COVID-19 more severe than influenza in patients with autoimm
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Patients with autoimmune diseases were advised to shield to avoid COVID-19, but information on their prognosis is lacking. Researchers characterized 30-day outcomes and mortality after hospitalization with COVID-19 among patients with prevalent autoimmune diseases, and compared outcomes after hospital admissions among similar patients with seasonal influenza.

A multinational network cohort study was conducted using electronic health records data from Columbia University Irving Medical Center (CUIMC) (United States [US]), Optum [US], Department of Veterans Affairs (VA) (US), Information System for Research in Primary Care-Hospitalization Linked Data (SIDIAP-H) (Spain), and claims data from IQVIA Open Claims (US) and Health Insurance and Review Assessment (HIRA) (South Korea). All patients with prevalent autoimmune diseases, diagnosed and/or hospitalized between January and June 2020 with COVID-19, and similar patients hospitalized with influenza in 2017–2018 were included. Outcomes were death and complications within 30 days of hospitalization.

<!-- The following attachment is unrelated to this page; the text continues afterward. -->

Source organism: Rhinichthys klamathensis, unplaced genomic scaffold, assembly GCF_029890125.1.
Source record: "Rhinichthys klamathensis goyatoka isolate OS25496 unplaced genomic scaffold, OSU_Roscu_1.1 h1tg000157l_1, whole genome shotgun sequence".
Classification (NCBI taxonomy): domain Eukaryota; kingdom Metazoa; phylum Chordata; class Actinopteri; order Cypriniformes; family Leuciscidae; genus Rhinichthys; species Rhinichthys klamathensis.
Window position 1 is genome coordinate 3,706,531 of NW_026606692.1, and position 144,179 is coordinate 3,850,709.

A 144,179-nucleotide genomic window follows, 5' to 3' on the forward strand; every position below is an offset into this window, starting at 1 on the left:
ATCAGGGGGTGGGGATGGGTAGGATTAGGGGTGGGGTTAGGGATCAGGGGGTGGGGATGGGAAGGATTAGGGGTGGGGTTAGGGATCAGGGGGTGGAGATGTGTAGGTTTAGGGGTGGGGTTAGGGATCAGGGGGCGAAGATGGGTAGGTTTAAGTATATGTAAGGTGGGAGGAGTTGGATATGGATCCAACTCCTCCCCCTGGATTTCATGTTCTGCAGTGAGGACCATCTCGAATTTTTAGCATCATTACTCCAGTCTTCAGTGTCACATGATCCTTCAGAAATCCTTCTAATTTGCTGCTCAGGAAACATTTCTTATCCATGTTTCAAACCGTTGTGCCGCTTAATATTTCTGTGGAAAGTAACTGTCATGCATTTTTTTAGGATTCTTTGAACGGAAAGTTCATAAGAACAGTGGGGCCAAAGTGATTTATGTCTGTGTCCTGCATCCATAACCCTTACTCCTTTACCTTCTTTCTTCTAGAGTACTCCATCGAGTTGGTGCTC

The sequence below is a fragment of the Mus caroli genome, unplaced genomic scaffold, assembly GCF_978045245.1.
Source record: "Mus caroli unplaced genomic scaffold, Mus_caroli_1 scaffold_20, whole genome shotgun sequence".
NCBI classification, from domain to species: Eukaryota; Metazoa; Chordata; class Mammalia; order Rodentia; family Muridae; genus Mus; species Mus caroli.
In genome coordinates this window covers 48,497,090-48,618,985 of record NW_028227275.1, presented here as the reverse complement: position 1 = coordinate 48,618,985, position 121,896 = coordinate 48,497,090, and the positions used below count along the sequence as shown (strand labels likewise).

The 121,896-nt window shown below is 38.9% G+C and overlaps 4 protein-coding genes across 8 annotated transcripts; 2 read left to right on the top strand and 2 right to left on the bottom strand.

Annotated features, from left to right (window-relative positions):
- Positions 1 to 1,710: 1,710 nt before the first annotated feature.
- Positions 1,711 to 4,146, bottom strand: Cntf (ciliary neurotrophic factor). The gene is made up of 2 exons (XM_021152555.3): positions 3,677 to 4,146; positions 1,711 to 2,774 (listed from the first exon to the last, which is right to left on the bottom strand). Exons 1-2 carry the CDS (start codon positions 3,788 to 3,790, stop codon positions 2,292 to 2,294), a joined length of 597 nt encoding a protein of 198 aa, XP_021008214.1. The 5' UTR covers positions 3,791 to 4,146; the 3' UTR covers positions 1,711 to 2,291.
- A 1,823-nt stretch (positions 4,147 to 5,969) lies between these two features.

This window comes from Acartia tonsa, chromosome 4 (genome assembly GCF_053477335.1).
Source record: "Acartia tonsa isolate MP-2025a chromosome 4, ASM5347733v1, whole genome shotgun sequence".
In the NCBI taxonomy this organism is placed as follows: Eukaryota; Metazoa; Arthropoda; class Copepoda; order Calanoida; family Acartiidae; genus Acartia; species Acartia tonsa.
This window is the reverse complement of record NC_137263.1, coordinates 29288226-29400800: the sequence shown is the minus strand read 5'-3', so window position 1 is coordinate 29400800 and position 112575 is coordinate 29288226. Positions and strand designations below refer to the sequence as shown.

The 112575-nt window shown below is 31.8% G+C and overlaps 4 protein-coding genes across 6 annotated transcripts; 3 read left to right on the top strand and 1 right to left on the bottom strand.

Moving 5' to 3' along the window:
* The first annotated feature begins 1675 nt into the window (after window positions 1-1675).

-- Researchers studied 133 589 patients diagnosed and 48418 hospitalized with COVID-19 with prevalent autoimmune diseases.

-- Most patients were female, aged more than 50 years with previous comorbidities.

-- The prevalence of hypertension, chronic kidney disease and heart disease was higher in hospitalized vs diagnosed patients with COVID-19.

-- Compared with 70 660 hospitalized with influenza, those admitted with COVID-19 had more respiratory complications including pneumonia and acute respiratory distress syndrome, and higher 30-day mortality.

Conclusively, compared with influenza, COVID-19 is a more severe disease, leading to more complications and higher mortality.